Python Classes and Object-Oriented

  • Python is an object-oriented programming language, which means that it manipulates and works with data structures called objects.
  • Objects can be anything that could be named in Python – integers, functions, floats, strings, classes, methods, etc.
  • These objects have equal status in Python. They can be used anywhere an object is required.
  • You can assign them to variables, lists, or dictionaries. They can also be passed as arguments. Every Python object is a class.
  • A class is simply a way of organizing, managing, and creating objects with the same attributes and methods.

Object

  • An Object is a bit of self-contained Code and Data.
  • A key aspect of the Object approach is to break the problem into smaller understandable parts (divide and conquer).
  • Objects have boundaries that allow us to ignore un-needed detail.
  • We have been using objects all along: String Objects, Integer Objects, Dictionary Objects, List Objects...

 

Class Syntax

To define a class, you can use ‘class’, a reserved keyword, followed by the classname and a colon. By convention, all classes start in uppercase. For example:

 class Students:
    pass 

//To create a class that takes an object: 

 class Students(object)
   

The __init__() method

Immediately after creating an instance of the class, you have to call the __init__() function. This function initializes the objects it creates. It takes at least the argument ‘self’, a Python convention, which gives identity to the object being created.

Example

class Students:
  def __init__(self) :

class Employees(object):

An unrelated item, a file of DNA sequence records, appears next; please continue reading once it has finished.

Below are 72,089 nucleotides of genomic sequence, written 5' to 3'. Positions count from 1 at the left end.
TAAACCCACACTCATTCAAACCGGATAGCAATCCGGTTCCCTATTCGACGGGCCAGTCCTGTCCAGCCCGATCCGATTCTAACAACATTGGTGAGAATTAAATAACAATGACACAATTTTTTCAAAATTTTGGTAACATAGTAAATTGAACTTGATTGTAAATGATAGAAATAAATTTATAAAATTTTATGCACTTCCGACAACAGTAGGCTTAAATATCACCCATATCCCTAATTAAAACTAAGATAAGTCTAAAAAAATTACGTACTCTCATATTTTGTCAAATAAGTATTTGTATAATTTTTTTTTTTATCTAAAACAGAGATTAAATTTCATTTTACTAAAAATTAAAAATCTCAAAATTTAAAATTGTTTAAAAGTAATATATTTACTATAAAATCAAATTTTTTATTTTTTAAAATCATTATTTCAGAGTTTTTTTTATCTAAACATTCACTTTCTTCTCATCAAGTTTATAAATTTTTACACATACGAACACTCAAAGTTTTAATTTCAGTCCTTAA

def __init__(self, name, rate, hours) : 
   
//A function used in a class is called a method. Hence, the __init__() function is a method when it is used to initialize classes.

 

Instance Variables

When you add more arguments to the def_init_() besides the self, you’ll need to add instance variables so that any instance object of the class will be associated with the instance you create.

Example

class Employees(object):
  def __init__(self, name, rate, hours) :
  name.self = name
  rate.self = rate
  hours.self =hours 
  
staff = Employees(“Wayne”, 20, 8)
supervisor = Employees(“Dwight”, 35, 8)
manager = Employees(“Melinda”, 100, 8)

print(staff.name, staff.rate, staff.hours) 
print(supervisor.name, supervisor.rate, supervisor.hours) 
print(manager.name, manager.rate, manager.hours)

Output

 
 Wayne 20 8 
 Dwight 35 8
 Melinda 100 8

 

Inheritance

Inheritance is a Python process that allows one class to take on the methods and attributes of another.

This feature allows users to create more complicated classes that inherit methods or variables from their parent or base classes and makes programming more efficient.

Syntax

class ChildClass(ParentClass): 

Example

class Employees(object):
  def __init__(self, name, rate, hours):
  self.name = name 
  self.rate = rate 
  self.hours = hours 
  
staff = Employees(“Wayne”, 20, 8) 
supervisor = Employees(“Dwight”, 35, 8)
manager = Employees(“Melinda”, 100, 8) 

print(staff.name, staff.rate, staff.hours) 
print(supervisor.name, supervisor.rate, supervisor.hours)
print(manager.name, manager.rate, manager.hours)

 class Resigned(Employees): 
    def __init__ (self, name, rate, hours, status):
    self.name = name
    self.rate = rate
    self.hours = hours 
    self.status = status

exemp_1 = Resigned(“Dorothy”, 32, 8, “retired”)
exemp_2 = Resigned(“Malcolm”, 48, 8, “resigned”)

print(exemp_1.name, exemp_1.rate, exemp_1.hours, exemp_1.status)
print(exemp_2.name, exemp_2.rate, exemp_2.hours, exemp_2.status)

Output

 Wayne 20 8
 Dwight 35 8
 Melinda 100 8
 Dorothy 32 8 retired
 Malcolm 48 8 resigned